The dragons have two days before servitude. They decide to spend the time dealing with the incident of poisonous water, hopefully to aid the lizardfolk so as to appease them. A swamp and therein a putrid pool of water with only rotting moss surrounding it is found. Some gentle attempts at waking something living therein follow and five snake heads emerge. Their necks have radius in the ballbark of ten centimeters, though one is much smaller. They like their living in the swamp, came from among the mountains since there was no food there, and are quite poisonous. They agree to move if provided plenty of meat in their destination.

Vulcanus goes scouting for more swamplands, Isla starts freezing some nearby smaller ponds, Zaphádoranon hunts, Hafnir summons clouds to rain snow upon the area. Vulcanus does find swamplands, though fairly far away, and there is some mysterious slightly pulsing and slowly growing mass of whitish meat there. In his flight Vulcanus also sees a mountain that is as if cut by knife, surrounded by a perpetual storm, but explores no further. Meanwhile the others convince the snakes that winter is coming; the hydra, as it reveals itself to be, rises out from its pond to consult Thunan or Thunadrankhor or Thunatriink or whatever. It ponderously walks with short, tubby legs, moving towards the mountains. It gone, the others meticulously do more freezing (and hunting).

Vulcanus returns, as does the hydra. Isla and Hafnir have frozen the swamp fairly badly so that persuading the hydra to relocate is not difficult (it told Thunan was asleep, so no help there with regards to the winter). Isla informs lizardfolk of the hydra on the move and begs Zar of mountainfolk some extra time, to be paid with extra service as soon as possible. Hafnir remains to feast after the laborious weather altering while the others escort the hydra, which is a fairly capable swimmer, though awfully lazy and nastily poisonous. One can follow it by spotting dead fish rising to the surface. Hafnir notes that there is an island with fancy buildings and that a griffon or two patrol above it. One has strangely powerful and inappropriate aura. Then Hafnir seeks the others.

The hydra is satisfied with its new swamp and has forgotten about the meat, though Zape does deliver some, at which the hydra is grateful and the oldest hydra head tells the dragons to wake Thunan up. They first eat and are about to enter the home of the mountainfolk and meet the cult of Isla, of which more can be told in the next session report.


Slaying the hydra would have been trivial, given it can do little to airborne dragons with breath weapons. Maybe the hydra had some tie to Thunandriaikhor? The dragons are up to three days of servitude for the mountainfolk and there will be consequences to the frozen eggs. Isla has leadership, which gives means that there will be folk worshipping her. Some may be just a bit hostile, though. We’ll see.

The blob of meat and the stormy mountain are just random detail, which have a point and purpose of a sort, should they be investigated by the player characters. Or they can just be ignored. Either way is fine. Sandboxy.

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Dragongame, session three

2 February, 2009 at 6:00 pm (actual play, Dragongame) (, , )

Players: As before. No absences thus far.

Game started in the the island where a particular tribe of lizardfolk lives. Vulcanus meets a blind shaman and gets instructions for building an amulet that provides protection for birds and their kin and then carries on them (feathers from birds of three species; once done, the heartblood of a bird). The others interact a bit more with the island lizardfolk. It is discovered that Hafnir forgets his hostility as easily as becomes sulky. (Hafnir’s idea of building a large bird cage for capturing the aforementioned birds was soundly crushed.)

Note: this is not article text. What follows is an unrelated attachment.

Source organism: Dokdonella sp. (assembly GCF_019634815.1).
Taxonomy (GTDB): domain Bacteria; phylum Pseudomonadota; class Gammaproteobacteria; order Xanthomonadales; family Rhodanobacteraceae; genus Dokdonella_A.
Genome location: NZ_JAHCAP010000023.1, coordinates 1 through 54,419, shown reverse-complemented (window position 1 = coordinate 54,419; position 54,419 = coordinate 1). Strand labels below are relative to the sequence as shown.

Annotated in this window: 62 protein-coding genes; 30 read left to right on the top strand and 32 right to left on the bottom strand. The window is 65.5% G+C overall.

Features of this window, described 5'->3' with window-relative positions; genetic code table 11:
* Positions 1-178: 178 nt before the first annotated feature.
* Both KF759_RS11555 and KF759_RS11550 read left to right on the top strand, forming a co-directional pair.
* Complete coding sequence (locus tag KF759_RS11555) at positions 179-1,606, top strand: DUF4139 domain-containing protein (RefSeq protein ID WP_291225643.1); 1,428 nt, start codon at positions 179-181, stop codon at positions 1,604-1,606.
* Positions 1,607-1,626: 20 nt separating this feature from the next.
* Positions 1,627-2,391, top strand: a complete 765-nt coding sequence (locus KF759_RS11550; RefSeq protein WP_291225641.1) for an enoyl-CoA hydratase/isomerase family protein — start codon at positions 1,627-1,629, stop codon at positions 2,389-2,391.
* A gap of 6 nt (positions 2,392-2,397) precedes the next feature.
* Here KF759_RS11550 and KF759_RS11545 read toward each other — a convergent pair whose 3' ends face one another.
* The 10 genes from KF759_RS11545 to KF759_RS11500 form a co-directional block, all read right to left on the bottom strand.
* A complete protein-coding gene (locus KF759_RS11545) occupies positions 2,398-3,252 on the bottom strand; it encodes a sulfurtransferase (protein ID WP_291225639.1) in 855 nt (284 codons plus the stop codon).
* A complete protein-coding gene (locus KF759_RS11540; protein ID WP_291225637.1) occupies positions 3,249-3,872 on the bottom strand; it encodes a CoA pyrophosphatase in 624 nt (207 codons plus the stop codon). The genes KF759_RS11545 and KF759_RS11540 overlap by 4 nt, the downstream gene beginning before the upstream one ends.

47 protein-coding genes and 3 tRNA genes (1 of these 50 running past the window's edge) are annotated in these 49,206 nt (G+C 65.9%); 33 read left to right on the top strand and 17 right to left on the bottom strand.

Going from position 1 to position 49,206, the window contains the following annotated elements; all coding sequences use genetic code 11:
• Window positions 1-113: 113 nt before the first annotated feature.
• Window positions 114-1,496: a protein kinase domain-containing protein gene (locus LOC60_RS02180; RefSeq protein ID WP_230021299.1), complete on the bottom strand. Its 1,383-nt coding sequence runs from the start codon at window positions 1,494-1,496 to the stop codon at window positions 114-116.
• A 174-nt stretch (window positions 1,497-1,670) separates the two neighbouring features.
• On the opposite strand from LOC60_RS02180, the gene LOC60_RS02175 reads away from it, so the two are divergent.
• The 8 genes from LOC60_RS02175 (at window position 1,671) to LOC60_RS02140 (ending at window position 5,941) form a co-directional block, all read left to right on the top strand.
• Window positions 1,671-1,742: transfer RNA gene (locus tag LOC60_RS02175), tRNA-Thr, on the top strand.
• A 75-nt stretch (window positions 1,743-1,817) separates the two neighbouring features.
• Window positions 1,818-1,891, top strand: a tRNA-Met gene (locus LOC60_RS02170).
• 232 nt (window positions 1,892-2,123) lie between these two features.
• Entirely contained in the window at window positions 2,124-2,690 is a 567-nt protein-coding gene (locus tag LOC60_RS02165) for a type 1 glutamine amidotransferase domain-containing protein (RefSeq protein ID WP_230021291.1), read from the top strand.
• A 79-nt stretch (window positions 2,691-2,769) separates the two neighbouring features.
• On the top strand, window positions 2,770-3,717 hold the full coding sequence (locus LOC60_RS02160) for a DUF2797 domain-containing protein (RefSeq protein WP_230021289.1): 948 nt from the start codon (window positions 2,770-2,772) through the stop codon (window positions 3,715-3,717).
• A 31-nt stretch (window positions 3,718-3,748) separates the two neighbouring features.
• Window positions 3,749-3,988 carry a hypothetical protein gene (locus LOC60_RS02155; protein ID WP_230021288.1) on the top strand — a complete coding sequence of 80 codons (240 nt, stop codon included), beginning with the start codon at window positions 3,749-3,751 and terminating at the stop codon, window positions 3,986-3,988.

Isla goes scouting and discovers what might be a sleeping, or dead, dragon. Further research confirms this. First attempts of waking it are unsuccessful and attract the attention of a largish bird of prey. Once Isla reports of these incidents others decide to awake and dig out the dragon, though Zaphádoranon complains, as his desire to conquer liberate the cave-dwelling lizardfolk is strong.

Once everyone is near the dragon, the size of a hill and buried under one, with trees growing on it, it becomes clear that it indeed is a dragon. It has a powerful aura that is somehow turned inwards. Digging ensues and within few hours a scale is revealed. It is dark greenish brown in colour. The dragon is evidently capable of rudimentary communication via feelings, but even Vulcanus’ formidable roar does little to awaken it. Three griffons, one clearly larger, do circle the area for some time while the dragons hide under trees (luxury of being small).

Some hunting, and an oath of loyalty from plains-dwelling lizard-tribe commence. That out of the way, the Plan takes place.

The four dragons get close to the relevant mountain. Zaphádoranon changes shape, adopting that of a lizardman, and pretends to be a king from far away. This is aided by the three dragons being his servants, and one his mount (Isla has that honour). Audience with the ruler of the mountain folk is demanded and granted. The creature is large, fat, ugly, scaleless with uneven body hair, roughly humanoid in shape, and lives in the egg chamber of the mountain folk. The entreé of the dragons is suitably impressive. Zap is as arrogant as the monsters, so things quickly devolve to the creature grabbing a huge stone club and trying to smash Zap (and Isla) with it, with little success. It then threatens to smash the eggs unless the dragons and their lizardman leader behave. Isla responds with an icy breath, Zape by changing shape, Hafnir by wimpering in a corner and Vulcanus by roaring for aid.

A frozen monstrous despot. Many frozen eggs. The monster falls on the eggs. Lots of smashed eggs and shells thereof. Few almost born lizard-things, dead and shattered.